• Australia is a safe and humanitarian country, free of discrimination.

Of those 85 IMAs however, only six specifically claimed their people smuggler told them they would get residency or citizenship in Australia
Marilyn Shepherd | 18 February 2011


Thanks again. Some of the responses perpetuate errors constantly corrected by lawyers like Julian Burnside and refugee advocates, particularly the reference to 'illegal' asylum seekers. This slipshod phrase has been deliberately used by Coalition apologists for years.

I note also that some of those who didn't like your article use the phrase "These people" several times...a telling choice of words.? Morrison and Abbott should be ashamed of themselves. But they won't be, if they think that's the way to get elected.
Ann | 18 February 2011


well said, andy. we need to all examine our doubts, fears and prejudices towards our fellow brothers and sisters of the muslim faith. we are all people of "the book". we urgently need more interfaith work, learning and people to people connections in our schools. we need to challenge children who are growing up with the ideas of tony abbott and scott morrison. we need to reflect on the journeys of our own ancestors. what generation of asylum seeker are we? who were the people smugglers many of our great grandparents paid to leave ireland or eastern europe or .... in search of a better life.

debbie clarke | 18 February 2011


It crosses my mind that our indigenous population must wish they'd had their navy organised when Cook crossed the horizon.
hilary | 18 February 2011


What appalled me was the TV and newspaper photo coverage. It seemed to me that these images would only harden the hearts of those opposed to asylum seekers of alien traditions. I wonder how the editors chose the images shown. These people are surely entitled to privacy at such a tragic family burial, not have it turned into a media scrum!
JENNY RAPER | 18 February 2011


The Gillard Government is totally responsible for those deaths. And history will condemn the Government for those deaths. And we all know why. Any other discussion is irrelevant. What should be discussed is how do we get rid of the Gillard Government once and for all to stop further deaths occurring.
Peter Flood | 19 February 2011


The issue of asylum seekers has been politicised so thoroughly and shamefully that it impossible now for there to be a "fair trial", to use a legal metaphor. If there is such heat, then it perhaps reflects real underlying fears, but fear of what. If it is only fear of the "other" then we have dealt with that often and successfully as a nation of immigrants. If it is of "queue jumpers" then we see how easy it is to tap into this simple jingoistic Australian virtue of a fair go. (Do the right thing and join the queue). It must be deeper. Is it the fear of change-change in the way the world is, or was, on such a scale that we all are lost. Spare a thought for those unable to keep up with the rush and chaos that is modernity in a globalised free- for- all.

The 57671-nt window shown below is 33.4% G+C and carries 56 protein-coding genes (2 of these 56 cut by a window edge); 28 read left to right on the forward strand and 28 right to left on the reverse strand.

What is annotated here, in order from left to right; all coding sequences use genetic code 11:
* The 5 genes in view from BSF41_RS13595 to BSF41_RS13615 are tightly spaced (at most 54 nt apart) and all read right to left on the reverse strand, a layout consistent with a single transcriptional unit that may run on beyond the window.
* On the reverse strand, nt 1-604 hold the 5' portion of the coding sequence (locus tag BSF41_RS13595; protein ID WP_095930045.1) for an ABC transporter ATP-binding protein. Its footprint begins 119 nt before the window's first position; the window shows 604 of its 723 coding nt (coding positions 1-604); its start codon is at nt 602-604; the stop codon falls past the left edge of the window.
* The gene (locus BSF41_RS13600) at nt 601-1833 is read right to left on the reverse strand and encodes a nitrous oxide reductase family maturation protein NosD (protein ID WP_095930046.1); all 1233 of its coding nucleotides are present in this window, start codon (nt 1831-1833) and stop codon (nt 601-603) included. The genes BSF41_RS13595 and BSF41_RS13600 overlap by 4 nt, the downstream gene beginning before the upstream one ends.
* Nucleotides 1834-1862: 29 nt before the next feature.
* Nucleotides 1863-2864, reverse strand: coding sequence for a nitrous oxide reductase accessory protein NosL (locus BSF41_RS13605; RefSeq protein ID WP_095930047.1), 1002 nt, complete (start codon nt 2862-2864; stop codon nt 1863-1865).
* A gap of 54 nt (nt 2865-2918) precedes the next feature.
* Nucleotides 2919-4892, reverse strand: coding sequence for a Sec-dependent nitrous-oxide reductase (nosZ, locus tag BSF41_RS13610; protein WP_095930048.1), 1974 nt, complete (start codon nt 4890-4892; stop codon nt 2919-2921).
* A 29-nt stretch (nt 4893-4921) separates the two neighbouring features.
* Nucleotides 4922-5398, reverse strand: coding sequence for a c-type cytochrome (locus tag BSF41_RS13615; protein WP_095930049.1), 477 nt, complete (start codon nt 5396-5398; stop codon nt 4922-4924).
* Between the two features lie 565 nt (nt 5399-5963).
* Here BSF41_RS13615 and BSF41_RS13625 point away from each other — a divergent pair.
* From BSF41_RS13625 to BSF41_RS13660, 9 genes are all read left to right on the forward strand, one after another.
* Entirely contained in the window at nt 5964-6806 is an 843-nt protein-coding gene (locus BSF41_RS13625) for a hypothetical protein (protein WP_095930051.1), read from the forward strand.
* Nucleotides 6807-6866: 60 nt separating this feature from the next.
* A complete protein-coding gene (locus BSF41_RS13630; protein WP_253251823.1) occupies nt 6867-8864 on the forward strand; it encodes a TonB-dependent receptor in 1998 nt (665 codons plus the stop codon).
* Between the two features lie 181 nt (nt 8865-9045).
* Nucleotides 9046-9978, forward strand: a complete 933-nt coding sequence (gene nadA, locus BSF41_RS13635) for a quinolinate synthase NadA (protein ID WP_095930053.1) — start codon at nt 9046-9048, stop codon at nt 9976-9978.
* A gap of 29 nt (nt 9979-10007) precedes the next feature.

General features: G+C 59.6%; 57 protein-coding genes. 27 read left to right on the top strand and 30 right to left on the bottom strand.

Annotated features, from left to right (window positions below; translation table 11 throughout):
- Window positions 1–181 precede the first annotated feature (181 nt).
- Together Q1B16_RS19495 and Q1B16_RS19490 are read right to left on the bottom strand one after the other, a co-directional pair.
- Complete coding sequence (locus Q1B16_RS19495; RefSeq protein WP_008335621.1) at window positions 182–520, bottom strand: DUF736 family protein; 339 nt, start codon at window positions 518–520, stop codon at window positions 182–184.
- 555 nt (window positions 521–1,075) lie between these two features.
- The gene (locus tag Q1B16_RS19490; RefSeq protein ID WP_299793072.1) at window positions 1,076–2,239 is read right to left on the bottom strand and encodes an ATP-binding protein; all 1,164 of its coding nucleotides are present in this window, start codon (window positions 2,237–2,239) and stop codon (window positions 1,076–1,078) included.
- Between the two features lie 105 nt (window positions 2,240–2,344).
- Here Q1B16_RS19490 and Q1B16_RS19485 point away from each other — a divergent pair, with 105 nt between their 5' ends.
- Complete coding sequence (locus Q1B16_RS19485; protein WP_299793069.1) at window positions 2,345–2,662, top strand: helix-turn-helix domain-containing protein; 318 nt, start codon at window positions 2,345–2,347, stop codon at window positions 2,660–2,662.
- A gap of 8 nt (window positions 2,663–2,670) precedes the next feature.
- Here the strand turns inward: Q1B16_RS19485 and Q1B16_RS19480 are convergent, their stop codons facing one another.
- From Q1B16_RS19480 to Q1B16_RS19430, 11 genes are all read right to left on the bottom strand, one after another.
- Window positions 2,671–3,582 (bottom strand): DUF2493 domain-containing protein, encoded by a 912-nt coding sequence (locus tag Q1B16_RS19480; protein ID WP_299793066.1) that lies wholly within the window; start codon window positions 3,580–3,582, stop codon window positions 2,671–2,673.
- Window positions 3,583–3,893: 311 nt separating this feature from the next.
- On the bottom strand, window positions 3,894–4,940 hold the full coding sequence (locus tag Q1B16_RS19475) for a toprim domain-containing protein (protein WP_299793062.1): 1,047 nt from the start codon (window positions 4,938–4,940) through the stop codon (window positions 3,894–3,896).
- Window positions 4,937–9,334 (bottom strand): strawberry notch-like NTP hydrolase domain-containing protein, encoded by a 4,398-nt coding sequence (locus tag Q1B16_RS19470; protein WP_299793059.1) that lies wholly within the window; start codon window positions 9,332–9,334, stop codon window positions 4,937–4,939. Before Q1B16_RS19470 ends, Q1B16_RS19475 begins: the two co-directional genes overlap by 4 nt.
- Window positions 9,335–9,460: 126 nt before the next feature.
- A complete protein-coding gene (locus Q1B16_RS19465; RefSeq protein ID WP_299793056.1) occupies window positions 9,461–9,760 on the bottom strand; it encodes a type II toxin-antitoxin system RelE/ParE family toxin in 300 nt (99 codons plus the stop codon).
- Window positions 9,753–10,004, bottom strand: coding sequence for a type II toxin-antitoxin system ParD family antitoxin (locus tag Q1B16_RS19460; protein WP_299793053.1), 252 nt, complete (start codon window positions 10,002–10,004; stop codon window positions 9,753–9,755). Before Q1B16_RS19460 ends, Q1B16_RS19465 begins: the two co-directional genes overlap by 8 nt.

Graham Warren | 20 February 2011


I applaud Andrew's solution written in the comments. I am very interested to know how a boat could get so close to our shores without being detected. Herein lies an enormous problem, and a responsibility for our Govt. I feel those so inclined may have to stir our politicians placancy, by letters of outrage to our papers(hoping they will print them ) by phone calls to our leaders ,by emails to same,and by large public demonstrations. We have seen recently what peaceful demonstrations may achieve As`to our Church and it's leaders Where are they?. Surely they need to be heard. It is as if our church was officially dead as regards to Social Justice In our Parish , the word 'assylum seekers is rarely spoken. It is as if this horror is not even happening, and we go blithely on our way. Is this reminicent of bygone days in Europe? Would a priest or a member of the laity(if allowed)dare to speak publicly at our Mass, and condemn the suffering we are perpetuating on innocent people?. What is the matter with our Church ? I wonder why we are losing the young??
bernadette Introna | 20 February 2011


Peter Flood that is so contemptible it makes me choke, two wars we started on lies have slaughtered hundreds of thousands and you claim that a few dying in what was an accident is somehow someone's fault.
Marilyn Shepherd | 20 February 2011